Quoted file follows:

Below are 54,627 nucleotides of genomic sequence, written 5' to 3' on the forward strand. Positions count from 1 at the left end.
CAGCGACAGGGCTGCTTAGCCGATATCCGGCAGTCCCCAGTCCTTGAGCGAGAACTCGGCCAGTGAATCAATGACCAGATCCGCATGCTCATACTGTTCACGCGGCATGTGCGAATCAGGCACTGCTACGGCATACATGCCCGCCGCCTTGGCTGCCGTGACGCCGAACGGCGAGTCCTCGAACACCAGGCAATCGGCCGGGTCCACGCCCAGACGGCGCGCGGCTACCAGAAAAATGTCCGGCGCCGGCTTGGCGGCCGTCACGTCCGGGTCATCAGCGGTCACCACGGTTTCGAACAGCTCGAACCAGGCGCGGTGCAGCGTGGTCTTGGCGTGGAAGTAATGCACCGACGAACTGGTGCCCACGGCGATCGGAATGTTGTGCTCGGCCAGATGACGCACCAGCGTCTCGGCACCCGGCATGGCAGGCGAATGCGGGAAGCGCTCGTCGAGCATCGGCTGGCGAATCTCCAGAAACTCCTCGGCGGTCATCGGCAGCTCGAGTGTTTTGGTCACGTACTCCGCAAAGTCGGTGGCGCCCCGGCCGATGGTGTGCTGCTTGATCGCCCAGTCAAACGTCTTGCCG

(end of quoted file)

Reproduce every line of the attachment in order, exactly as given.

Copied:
Below are 54,627 nucleotides of genomic sequence, written 5' to 3' on the forward strand. Positions count from 1 at the left end.
CAGCGACAGGGCTGCTTAGCCGATATCCGGCAGTCCCCAGTCCTTGAGCGAGAACTCGGCCAGTGAATCAATGACCAGATCCGCATGCTCATACTGTTCACGCGGCATGTGCGAATCAGGCACTGCTACGGCATACATGCCCGCCGCCTTGGCTGCCGTGACGCCGAACGGCGAGTCCTCGAACACCAGGCAATCGGCCGGGTCCACGCCCAGACGGCGCGCGGCTACCAGAAAAATGTCCGGCGCCGGCTTGGCGGCCGTCACGTCCGGGTCATCAGCGGTCACCACGGTTTCGAACAGCTCGAACCAGGCGCGGTGCAGCGTGGTCTTGGCGTGGAAGTAATGCACCGACGAACTGGTGCCCACGGCGATCGGAATGTTGTGCTCGGCCAGATGACGCACCAGCGTCTCGGCACCCGGCATGGCAGGCGAATGCGGGAAGCGCTCGTCGAGCATCGGCTGGCGAATCTCCAGAAACTCCTCGGCGGTCATCGGCAGCTCGAGTGTTTTGGTCACGTACTCCGCAAAGTCGGTGGCGCCCCGGCCGATGGTGTGCTGCTTGATCGCCCAGTCAAACGTCTTGCCG